IAN LADYMAN: For his own good, Frank Lampard could slide down the ladder for his next job – he needs to be allowed to manage his way and to execute the kind of long-term plan that Chelsea spoke of but never gave him
- Frank Lampard knew the end was nigh at Chelsea earlier this month
- Lampard leaves feeling he was unable to find that important common ground
- He made some mistakes when the spotlight shone brightest at Stamford Bridge
- Lampard may have to rebuild his managerial profile down the football ladder
- Rodgers, Smith, Howe, Potter and Dyche all started modestly and are better for it
Frank Lampard knew that the dreaded summons was not far away. He knows how Chelsea works.
At one point earlier this month he feared he wouldn’t make it as far as the Fulham game that ultimately brought him his last Premier League victory for the club 11 days ago.
So Lampard leaves Stamford Bridge feeling a little let down but not surprised. The question facing him now is what he decides to do next.
Frank Lampard knew the dreaded summons was not far away – he knows how Chelsea works
His 18 months at Chelsea have taught him much about the modern way. Those close to him spoke on Monday of his frustrations at not being in greater control of recruitment. But what did he really expect? He played for Chelsea for 13 years. He must have seen it all before.
As you expect, Lampard had some clear ideas about the way his Chelsea team should look and play. He pushed hard for a goalkeeper to replace the erratic Kepa Arizzabalaga and he won that conversation.
He personally pursued Declan Rice of West Ham to the point where the young midfielder was prepared to come, but could not get that one past the Chelsea hierarchy.
This is the way at many Premier League clubs these days. It is no coincidence that Aston Villa have enjoyed an uptick in results since manager Dean Smith identified his own players such as his new centre forward Ollie Watkins.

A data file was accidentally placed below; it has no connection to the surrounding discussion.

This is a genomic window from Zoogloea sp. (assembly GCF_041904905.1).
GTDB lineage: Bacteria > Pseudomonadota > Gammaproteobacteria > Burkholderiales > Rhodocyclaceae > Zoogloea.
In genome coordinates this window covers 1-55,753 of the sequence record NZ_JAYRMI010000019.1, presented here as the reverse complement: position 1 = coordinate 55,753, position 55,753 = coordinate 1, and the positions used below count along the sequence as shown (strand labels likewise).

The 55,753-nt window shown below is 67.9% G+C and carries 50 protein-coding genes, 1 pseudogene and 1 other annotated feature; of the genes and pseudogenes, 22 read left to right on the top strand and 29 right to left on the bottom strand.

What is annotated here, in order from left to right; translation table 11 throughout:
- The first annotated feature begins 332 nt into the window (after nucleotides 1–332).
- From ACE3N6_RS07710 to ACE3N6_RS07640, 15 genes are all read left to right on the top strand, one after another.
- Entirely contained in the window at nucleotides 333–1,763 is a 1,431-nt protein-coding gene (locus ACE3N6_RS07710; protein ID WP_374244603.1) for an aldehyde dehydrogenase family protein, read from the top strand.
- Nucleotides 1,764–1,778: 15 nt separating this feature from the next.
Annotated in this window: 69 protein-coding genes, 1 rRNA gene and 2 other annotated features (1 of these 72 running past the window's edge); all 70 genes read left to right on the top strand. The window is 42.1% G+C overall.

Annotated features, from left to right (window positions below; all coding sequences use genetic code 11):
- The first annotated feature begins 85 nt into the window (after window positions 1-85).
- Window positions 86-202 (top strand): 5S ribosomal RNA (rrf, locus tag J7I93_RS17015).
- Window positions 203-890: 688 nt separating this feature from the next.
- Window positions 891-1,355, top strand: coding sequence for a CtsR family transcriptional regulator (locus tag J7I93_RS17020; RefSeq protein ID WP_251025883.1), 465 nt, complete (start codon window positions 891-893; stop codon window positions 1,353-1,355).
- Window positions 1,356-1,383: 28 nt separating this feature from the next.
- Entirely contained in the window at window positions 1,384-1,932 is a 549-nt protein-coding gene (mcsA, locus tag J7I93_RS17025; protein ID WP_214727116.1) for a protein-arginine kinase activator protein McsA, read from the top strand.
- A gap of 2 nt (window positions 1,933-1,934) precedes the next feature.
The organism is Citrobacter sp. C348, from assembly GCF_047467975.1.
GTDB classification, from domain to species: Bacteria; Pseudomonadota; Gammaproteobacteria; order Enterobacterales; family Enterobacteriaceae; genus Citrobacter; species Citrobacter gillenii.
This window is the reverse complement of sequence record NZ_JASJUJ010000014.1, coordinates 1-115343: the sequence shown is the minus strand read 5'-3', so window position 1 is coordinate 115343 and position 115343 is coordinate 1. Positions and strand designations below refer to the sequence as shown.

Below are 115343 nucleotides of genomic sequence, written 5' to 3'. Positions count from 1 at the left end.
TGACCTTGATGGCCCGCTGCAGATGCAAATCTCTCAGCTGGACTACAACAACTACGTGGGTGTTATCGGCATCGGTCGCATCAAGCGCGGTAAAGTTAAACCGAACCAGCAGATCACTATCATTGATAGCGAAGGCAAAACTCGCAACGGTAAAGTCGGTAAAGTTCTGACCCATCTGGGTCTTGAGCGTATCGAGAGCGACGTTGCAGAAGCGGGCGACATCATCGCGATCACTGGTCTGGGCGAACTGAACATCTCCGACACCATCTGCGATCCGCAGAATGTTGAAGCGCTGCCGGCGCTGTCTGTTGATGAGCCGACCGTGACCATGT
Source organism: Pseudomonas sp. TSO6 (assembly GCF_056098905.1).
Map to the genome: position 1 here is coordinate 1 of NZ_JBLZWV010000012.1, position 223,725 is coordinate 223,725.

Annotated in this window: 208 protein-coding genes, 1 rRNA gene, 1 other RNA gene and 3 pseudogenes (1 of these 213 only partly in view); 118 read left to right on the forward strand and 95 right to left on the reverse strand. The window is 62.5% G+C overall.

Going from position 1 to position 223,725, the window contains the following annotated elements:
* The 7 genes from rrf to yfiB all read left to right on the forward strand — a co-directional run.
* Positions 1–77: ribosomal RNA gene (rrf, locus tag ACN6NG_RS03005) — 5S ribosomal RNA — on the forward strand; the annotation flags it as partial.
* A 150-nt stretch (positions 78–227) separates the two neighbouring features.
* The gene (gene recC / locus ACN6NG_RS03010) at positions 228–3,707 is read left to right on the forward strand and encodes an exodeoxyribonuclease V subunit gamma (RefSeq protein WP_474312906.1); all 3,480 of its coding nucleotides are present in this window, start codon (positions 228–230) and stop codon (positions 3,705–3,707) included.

Under a transfer embargo, Lampard got the best out of Chelsea’s academy talent
This year, expensive signings to accommodate gave a sense of Lampard slowly losing control
At Everton, Carlo Ancelotti’s influence is clear, but — to the contrary — Leicester’s Brendan Rodgers said last season that he had long ago accepted that his primary task was to coach the players presented to him.
At most clubs, a happy medium is struck. Lampard leaves Chelsea feeling that he was unable to find and then secure that important common ground.
Last season, with Chelsea under transfer embargo, it was possible to see a little of the 42-year-old in his team. Chelsea were organised and functional.
This year, with expensive and high-profile signings to accommodate, that sense of Lampard being in control slowly disappeared. He made some mistakes that he would have been better off making somewhere the spotlight didn’t shine quite so bright.
(L-R) Sean Dyche, Brendan Rodgers and Graham Potter all started modestly and are better for it – they made their mistakes when fewer people were watching and Lampard should do so too
Criticising your players in public comes with a high tariff in the Premier League and last Friday’s terse press conference exchanges pointed to growing stress. By then, all bets were off. He knew the end was nigh.
We only hope now that he comes back. Nevertheless, if he is to try again somewhere that will allow him to manage his way and to build and execute the kind of long-term plan that Chelsea spoke of but were never likely to maintain interest in, he may well have to slide back down the league ladder.
Some of our brightest managers reached the Premier League having started modestly. Rodgers, Smith, Eddie Howe, Graham Potter, Chris Wilder, Sean Dyche. By the time they reached the Premier League they knew pretty well who they were and what they wanted. They made their mistakes when fewer people were watching.
This may be the natural next step for Lampard. We wonder if he will take it.
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